Born into a poor Boston family in 1841, William Mark Fisher studied drawing at the Lowell Institute in Massachusetts during the winter months as a boy. He was fortunate enough to be introduced to George Inness, who Fisher recalls found him to be “…a most promising youth and it was finally arranged I should go and stay with him as a pupil without fees.” He was encouraged to finish his studies in Paris, where he studied under Marc Gabriel Charles Gleyre as a pupil until 1864 when Gleyre's health began to fail. During this time he was heavily influenced by his fellow classmates Monet, Sisley and Renoir, but would never experience the same career trajectory due in large part to his choice to leave France and return home.
Upon returning to Boston, he found little market for his works and after a time of struggle decided to return to France in 1871. After a year in France, he left for England where he would eventually make his permanent residence in Harlow, Essex. There he found an active market for his work and was an almost immediate success. He is considered one of the first artists to have introduced the impressionistic style to England, where he was a regular exhibitor at the Royal Academy, eventually showing more than one hundred works. He was awarded the A.R.A. in 1911 and R.A. in 1919, as well as full membership in the New English Art Club and president of the Essex Club. His works are held in numerous museums, including a large collection in the Museum of Fine Arts in Boston and the Tate Gallery in London.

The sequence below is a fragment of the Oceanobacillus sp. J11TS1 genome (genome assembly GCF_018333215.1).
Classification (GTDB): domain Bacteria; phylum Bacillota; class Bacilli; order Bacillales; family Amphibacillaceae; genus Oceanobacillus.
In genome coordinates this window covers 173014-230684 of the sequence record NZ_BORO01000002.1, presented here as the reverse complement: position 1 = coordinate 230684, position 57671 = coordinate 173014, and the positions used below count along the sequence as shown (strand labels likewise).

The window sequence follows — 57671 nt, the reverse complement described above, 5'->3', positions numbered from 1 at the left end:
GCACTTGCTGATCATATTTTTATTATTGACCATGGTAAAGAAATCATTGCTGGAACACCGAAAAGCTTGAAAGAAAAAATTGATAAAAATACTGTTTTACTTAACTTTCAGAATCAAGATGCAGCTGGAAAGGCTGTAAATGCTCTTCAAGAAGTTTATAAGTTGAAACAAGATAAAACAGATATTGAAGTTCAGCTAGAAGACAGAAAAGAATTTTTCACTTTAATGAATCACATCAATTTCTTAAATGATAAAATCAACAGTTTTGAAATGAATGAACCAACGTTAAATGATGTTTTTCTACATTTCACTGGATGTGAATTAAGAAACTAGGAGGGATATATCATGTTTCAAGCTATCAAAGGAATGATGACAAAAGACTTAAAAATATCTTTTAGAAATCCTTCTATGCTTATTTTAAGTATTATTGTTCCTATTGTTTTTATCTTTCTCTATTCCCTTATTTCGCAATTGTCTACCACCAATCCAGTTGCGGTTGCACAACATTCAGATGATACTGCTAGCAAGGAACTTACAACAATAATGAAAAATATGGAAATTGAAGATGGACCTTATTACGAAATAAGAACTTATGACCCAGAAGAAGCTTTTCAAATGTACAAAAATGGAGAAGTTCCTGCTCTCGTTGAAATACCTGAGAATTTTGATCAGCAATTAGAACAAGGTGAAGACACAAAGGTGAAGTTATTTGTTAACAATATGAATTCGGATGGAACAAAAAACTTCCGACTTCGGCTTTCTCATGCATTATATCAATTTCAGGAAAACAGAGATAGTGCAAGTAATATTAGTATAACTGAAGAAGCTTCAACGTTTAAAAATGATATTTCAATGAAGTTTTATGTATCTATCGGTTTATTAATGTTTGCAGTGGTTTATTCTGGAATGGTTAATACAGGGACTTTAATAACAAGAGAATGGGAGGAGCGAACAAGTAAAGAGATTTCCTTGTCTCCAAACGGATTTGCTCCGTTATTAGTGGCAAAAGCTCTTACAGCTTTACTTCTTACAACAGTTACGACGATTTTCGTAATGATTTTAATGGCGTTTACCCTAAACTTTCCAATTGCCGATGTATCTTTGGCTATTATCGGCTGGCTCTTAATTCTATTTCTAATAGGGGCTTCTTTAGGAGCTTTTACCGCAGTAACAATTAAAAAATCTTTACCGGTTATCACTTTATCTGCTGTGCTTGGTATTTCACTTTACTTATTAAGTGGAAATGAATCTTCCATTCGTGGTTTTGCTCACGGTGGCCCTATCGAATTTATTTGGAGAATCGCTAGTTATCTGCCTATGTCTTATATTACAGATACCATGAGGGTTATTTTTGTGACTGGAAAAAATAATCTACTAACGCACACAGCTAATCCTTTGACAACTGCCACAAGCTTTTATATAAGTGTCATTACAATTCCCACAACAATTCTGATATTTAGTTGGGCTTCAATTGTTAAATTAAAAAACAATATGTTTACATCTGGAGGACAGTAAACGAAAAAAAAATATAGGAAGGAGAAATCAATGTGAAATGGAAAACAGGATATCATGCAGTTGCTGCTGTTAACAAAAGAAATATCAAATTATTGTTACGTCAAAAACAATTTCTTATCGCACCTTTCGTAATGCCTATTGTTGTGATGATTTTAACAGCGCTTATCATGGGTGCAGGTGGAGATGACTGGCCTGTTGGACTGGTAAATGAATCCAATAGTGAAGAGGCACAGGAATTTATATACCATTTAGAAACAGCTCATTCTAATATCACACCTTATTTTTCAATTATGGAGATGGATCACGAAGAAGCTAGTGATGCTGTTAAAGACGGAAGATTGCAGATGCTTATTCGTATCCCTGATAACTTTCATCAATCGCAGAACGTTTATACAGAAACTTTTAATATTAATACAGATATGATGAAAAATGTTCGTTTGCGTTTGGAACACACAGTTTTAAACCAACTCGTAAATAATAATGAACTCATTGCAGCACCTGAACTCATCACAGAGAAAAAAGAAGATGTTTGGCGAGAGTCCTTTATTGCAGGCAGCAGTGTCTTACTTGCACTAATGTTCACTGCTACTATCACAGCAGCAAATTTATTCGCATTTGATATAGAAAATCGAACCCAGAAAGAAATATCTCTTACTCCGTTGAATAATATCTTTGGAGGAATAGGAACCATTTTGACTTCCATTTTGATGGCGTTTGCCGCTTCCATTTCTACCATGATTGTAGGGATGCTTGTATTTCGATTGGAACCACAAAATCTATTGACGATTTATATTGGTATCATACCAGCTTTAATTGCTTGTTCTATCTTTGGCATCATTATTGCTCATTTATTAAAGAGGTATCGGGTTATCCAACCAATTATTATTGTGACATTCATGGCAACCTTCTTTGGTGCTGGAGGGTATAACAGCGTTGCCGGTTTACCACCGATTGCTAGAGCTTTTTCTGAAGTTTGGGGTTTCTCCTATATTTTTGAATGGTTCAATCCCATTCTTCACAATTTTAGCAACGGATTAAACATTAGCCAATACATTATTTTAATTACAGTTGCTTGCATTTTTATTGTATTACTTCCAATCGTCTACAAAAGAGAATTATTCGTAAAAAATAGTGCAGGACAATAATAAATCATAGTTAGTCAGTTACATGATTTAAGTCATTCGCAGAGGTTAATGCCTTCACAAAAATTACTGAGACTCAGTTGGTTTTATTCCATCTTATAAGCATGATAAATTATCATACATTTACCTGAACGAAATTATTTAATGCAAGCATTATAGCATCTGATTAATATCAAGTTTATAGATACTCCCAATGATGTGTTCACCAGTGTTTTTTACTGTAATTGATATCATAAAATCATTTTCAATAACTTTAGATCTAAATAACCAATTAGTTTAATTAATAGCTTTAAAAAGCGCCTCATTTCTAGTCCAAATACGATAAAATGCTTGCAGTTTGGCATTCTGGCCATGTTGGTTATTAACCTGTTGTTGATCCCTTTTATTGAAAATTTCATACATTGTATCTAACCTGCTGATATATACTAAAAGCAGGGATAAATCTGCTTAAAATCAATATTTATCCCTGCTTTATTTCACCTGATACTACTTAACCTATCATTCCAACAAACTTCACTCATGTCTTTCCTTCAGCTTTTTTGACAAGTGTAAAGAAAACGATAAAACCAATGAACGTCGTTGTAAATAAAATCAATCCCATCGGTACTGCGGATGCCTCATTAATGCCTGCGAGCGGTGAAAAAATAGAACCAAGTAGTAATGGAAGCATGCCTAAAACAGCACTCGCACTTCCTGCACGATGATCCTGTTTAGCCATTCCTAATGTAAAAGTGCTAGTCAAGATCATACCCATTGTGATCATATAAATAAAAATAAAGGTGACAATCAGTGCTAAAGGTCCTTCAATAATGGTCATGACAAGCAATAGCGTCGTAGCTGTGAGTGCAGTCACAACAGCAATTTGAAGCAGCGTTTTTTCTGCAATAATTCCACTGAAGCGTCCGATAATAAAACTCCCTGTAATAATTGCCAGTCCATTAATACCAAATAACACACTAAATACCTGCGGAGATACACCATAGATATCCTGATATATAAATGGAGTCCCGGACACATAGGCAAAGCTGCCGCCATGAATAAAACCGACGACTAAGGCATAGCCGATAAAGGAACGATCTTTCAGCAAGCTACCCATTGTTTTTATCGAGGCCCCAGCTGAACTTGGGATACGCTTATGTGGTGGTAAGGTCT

When writing about Fisher in "S.G.W. Benjamin's Contemporary Art in Europe", the author observed that, having found little success in his native land, he had to leave in order to find appreciation of his work; this work "won a front rank in landscape art of his adopted country, and seems to have no superior there in the interpretation of certain aspects of nature". In his 1893 book "Modern Painting", George Moore wrote that William Mark Fisher was England's greatest living landscape painter.
The present work is a finely developed scene that captures a farmer bringing in his cattle during the last hours of evening light. The humble structures in the forefront are of rough-hewn wood with roofs of thatched reed, while a more permanent home of red stucco with twin chimneys peeks through in the distance. There is a small body of water in the center of the scene that enlarges the reflections of the barn and trees just slightly before a tidy property of shrubs, trees and grasses. The work was relined in the last several decades on linen and we have recently had it cleaned and prepared for presentation in the home. It is signed in the lower left corner "Mark Fisher '96".
Measurements: 26 1/4" H x 34 1/4" W x 2 1/2" D [frame]; 18" H x 26 3/4" W [canvas]
Condition Report: Relined. Recently conserved and a very fine presentation. Early but not original frame with very minor wear.